Richard Furman, MD, assistant professor, Center for Lymphoma and Myeloma, Weill Medical College of Cornell University, says a good deal of attention has been paid to DNA microarray analysis, a research tool for examining genes transcribed in a cell. The DNA microarray can help differentiate diffuse large B-cell lymphomas into one of two groups: those of germinal center B-cell (GBC) phenotype or that of an activated B-cell (ABC) phenotype. This difference is associated with a difference in terms of prognosis, but at the current time, there are no data to suggest an advantage to treating these patients differently. While DNA microarray is not commercially available at this time, there are surrogate markers detectable by immunohistochemistry (IHC), including: CD10, MUM 1, Bcl-2 and Bcl-6, he says. Based upon the expression of these proteins, diffuse large B-cell lymphomas can be assigned to either group.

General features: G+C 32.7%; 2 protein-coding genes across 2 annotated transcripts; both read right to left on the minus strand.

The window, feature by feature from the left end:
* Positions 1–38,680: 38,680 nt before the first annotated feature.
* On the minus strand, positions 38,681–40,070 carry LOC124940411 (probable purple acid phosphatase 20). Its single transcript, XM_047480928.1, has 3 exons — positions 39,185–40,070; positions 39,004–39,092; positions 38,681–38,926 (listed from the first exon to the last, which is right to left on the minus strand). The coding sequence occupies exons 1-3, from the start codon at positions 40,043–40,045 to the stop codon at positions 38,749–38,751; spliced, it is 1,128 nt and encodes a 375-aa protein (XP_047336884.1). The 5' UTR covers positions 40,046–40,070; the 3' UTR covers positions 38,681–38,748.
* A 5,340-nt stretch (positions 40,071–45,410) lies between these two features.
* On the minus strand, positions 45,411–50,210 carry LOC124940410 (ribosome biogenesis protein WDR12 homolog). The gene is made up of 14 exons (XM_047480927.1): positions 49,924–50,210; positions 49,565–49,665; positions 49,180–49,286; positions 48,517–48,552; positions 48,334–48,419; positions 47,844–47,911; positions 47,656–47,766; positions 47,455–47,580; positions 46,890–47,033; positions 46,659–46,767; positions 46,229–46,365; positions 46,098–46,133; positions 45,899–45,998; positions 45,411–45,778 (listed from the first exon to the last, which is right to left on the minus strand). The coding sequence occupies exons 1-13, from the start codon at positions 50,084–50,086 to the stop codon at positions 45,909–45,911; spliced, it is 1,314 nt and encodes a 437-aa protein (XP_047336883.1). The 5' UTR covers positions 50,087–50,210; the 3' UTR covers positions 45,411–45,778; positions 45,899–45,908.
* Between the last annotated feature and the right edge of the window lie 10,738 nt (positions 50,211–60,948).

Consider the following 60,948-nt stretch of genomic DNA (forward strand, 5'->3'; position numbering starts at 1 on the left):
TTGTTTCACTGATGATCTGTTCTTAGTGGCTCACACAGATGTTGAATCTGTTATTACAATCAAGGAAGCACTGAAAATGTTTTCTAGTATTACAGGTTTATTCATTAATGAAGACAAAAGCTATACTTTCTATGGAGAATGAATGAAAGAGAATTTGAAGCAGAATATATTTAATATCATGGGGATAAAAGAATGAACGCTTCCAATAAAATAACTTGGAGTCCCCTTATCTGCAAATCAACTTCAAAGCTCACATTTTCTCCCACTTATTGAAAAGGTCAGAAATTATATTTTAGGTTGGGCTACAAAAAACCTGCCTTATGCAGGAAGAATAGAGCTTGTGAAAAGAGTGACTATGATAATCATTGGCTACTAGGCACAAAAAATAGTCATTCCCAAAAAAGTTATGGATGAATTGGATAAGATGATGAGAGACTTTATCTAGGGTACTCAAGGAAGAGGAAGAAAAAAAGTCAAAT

When a patient presents for an evaluation of possible lymphoma, the tests performed on the tissue specimen will be determined by whether the specimen is blood, bone marrow, lymph node, or other tissue. While blood and bone marrow lend themselves to analysis by flow cytometry because the cells are already in a suspension, lymph nodes can be processed to enable them to be analyzed by flow cytometry. The tissue is, in essence, ground up and the cells are then suspended. IHC, on the other hand, can be done on tissue slides. The tissue to be examined just needs to be sliced thin enough to be viewed under the microscope. The World Health Organization’s (WHO) Classification of Lymphoid Neoplasms used immunologic, morphologic, and genetic features of the tumor to classify which type of lymphoma it is. The importance of this classification is to enable better prediction of clinical behavior and outcome, and to guide therapy.